122. Closing the loop: physician communication with diabetic patients who have low health literacy.
  123. HIV testing within at-risk populations in the United States and the reasons for seeking or avoiding HIV testing.
  124. What happened to home HIV test collection kits? Intent to use kits, actual use, and barriers to use among persons at risk for HIV infection.
  125. How are primary care groups approaching clinical governance? A review of clinical governance plans from primary care groups in London.
  126. Comparison of specialty referral rates in the United Kingdom and the United States: retrospective cohort analysis.
  127. Association of health literacy with diabetes outcomes.
  128. Health care report cards: implications for vulnerable patient groups and the organizations providing them care.
  129. Ethnic and gender differences in the use of coronary artery revascularisation procedures in New Zealand.
  130. Effect of managed care on preventable hospitalization rates in California.
  131. Variation in coronary artery bypass grafting, angioplasty, cataract surgery, and hip replacement rates among primary care groups in London: association with population and practice characteristics.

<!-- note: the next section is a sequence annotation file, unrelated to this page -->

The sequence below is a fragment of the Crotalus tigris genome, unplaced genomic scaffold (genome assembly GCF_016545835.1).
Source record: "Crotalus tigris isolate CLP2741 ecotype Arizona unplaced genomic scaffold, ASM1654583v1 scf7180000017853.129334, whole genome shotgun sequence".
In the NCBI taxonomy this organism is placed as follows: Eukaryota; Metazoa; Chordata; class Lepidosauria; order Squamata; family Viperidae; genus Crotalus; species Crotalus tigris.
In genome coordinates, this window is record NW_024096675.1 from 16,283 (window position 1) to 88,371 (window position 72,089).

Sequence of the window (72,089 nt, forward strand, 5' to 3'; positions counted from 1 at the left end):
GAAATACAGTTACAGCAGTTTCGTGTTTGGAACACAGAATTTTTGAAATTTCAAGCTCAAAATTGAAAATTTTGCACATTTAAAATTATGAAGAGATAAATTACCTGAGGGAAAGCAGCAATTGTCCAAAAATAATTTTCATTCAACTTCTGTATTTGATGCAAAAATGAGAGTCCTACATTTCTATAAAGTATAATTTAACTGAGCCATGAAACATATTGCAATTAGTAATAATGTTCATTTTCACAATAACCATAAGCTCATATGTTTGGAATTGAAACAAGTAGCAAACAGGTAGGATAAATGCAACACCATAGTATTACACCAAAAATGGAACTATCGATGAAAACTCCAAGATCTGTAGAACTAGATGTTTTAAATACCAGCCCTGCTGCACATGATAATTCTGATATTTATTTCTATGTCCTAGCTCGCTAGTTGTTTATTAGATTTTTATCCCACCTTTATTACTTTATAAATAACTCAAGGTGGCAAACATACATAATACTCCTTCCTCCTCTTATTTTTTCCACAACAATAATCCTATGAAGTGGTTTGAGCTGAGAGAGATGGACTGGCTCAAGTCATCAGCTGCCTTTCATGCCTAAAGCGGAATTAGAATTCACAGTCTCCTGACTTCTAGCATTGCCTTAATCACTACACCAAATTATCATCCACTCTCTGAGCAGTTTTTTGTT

132. Specialists' and primary care physicians' participation in medicaid managed care.
  133. Unlocking specialists' attitudes toward primary care gatekeepers.
  134. Low-income Californians' experiences with health insurance and managed care.
  135. The mirage of available health care for the uninsured.
  136. Use of risk adjustment in setting budgets and measuring performance in primary care I: how it works.
  137. Use of risk adjustment in setting budgets and measuring performance in primary care II: advantages, disadvantages, and practicalities.
  138. Primary care groups in the United Kingdom: quality and accountability.
  139. To help or hinder: Which is more important in explaining a physician's willingness to recommend a health plan?
  140. Primary care physicians' experience with disease management programs.
  141. Cross sectional study of primary care groups in London: association of measures of socioeconomic and health status with hospital admission rates.
  142. Friend or foe? How primary care physicians perceive hospitalists.
  143. Does HIV reporting by name deter testing? MESH Study Group.
  144. Do patients choose physicians of their own race?
  145. Effects of primary care coordination on public hospital patients.
  146. The modern NHS: an underfunded model of efficiency and integration.
  147. Medicaid managed care's impact on safety-net clinics in California.
  148. Name-based surveillance and public health interventions for persons with HIV infection. Multistate Evaluation of Surveillance for HIV Study Group.
  149. Resolving the gatekeeper conundrum: what patients value in primary care and referrals to specialists.
  150. Can physician profiles be trusted?
  151. Patient-physician racial concordance and the perceived quality and use of health care.